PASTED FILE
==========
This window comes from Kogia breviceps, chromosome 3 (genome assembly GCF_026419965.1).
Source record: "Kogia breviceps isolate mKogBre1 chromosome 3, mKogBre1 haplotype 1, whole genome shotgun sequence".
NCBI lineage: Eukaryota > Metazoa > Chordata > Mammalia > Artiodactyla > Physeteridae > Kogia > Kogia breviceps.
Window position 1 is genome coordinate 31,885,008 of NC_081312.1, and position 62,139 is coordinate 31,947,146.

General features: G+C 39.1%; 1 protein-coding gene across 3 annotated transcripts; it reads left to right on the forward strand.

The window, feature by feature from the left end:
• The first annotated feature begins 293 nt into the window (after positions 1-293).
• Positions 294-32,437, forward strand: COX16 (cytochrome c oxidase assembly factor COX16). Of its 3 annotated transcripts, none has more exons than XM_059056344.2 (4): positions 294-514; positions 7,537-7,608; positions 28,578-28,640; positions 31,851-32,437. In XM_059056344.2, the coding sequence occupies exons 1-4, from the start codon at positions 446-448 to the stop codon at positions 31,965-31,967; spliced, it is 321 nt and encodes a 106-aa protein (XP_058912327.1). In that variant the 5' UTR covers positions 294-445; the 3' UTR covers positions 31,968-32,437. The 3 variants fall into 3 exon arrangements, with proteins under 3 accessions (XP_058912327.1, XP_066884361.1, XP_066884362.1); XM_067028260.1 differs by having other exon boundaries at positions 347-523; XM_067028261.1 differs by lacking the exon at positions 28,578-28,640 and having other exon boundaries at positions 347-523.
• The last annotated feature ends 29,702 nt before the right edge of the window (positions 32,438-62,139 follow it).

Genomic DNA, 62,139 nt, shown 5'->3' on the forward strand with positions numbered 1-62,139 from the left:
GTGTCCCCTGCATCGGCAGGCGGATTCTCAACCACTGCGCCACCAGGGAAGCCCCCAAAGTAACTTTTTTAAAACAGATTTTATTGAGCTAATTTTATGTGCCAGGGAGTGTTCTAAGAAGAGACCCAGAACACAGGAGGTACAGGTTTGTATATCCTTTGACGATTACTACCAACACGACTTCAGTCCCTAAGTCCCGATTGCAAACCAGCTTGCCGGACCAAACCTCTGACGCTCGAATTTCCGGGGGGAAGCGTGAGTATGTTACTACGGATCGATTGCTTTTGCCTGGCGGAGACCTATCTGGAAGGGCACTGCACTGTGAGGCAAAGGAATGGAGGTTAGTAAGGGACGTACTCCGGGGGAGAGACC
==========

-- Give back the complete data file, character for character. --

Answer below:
This window comes from Kogia breviceps, chromosome 3 (genome assembly GCF_026419965.1).
Source record: "Kogia breviceps isolate mKogBre1 chromosome 3, mKogBre1 haplotype 1, whole genome shotgun sequence".
NCBI lineage: Eukaryota > Metazoa > Chordata > Mammalia > Artiodactyla > Physeteridae > Kogia > Kogia breviceps.
Window position 1 is genome coordinate 31,885,008 of NC_081312.1, and position 62,139 is coordinate 31,947,146.

General features: G+C 39.1%; 1 protein-coding gene across 3 annotated transcripts; it reads left to right on the forward strand.

The window, feature by feature from the left end:
• The first annotated feature begins 293 nt into the window (after positions 1-293).
• Positions 294-32,437, forward strand: COX16 (cytochrome c oxidase assembly factor COX16). Of its 3 annotated transcripts, none has more exons than XM_059056344.2 (4): positions 294-514; positions 7,537-7,608; positions 28,578-28,640; positions 31,851-32,437. In XM_059056344.2, the coding sequence occupies exons 1-4, from the start codon at positions 446-448 to the stop codon at positions 31,965-31,967; spliced, it is 321 nt and encodes a 106-aa protein (XP_058912327.1). In that variant the 5' UTR covers positions 294-445; the 3' UTR covers positions 31,968-32,437. The 3 variants fall into 3 exon arrangements, with proteins under 3 accessions (XP_058912327.1, XP_066884361.1, XP_066884362.1); XM_067028260.1 differs by having other exon boundaries at positions 347-523; XM_067028261.1 differs by lacking the exon at positions 28,578-28,640 and having other exon boundaries at positions 347-523.
• The last annotated feature ends 29,702 nt before the right edge of the window (positions 32,438-62,139 follow it).

Genomic DNA, 62,139 nt, shown 5'->3' on the forward strand with positions numbered 1-62,139 from the left:
GTGTCCCCTGCATCGGCAGGCGGATTCTCAACCACTGCGCCACCAGGGAAGCCCCCAAAGTAACTTTTTTAAAACAGATTTTATTGAGCTAATTTTATGTGCCAGGGAGTGTTCTAAGAAGAGACCCAGAACACAGGAGGTACAGGTTTGTATATCCTTTGACGATTACTACCAACACGACTTCAGTCCCTAAGTCCCGATTGCAAACCAGCTTGCCGGACCAAACCTCTGACGCTCGAATTTCCGGGGGGAAGCGTGAGTATGTTACTACGGATCGATTGCTTTTGCCTGGCGGAGACCTATCTGGAAGGGCACTGCACTGTGAGGCAAAGGAATGGAGGTTAGTAAGGGACGTACTCCGGGGGAGAGACC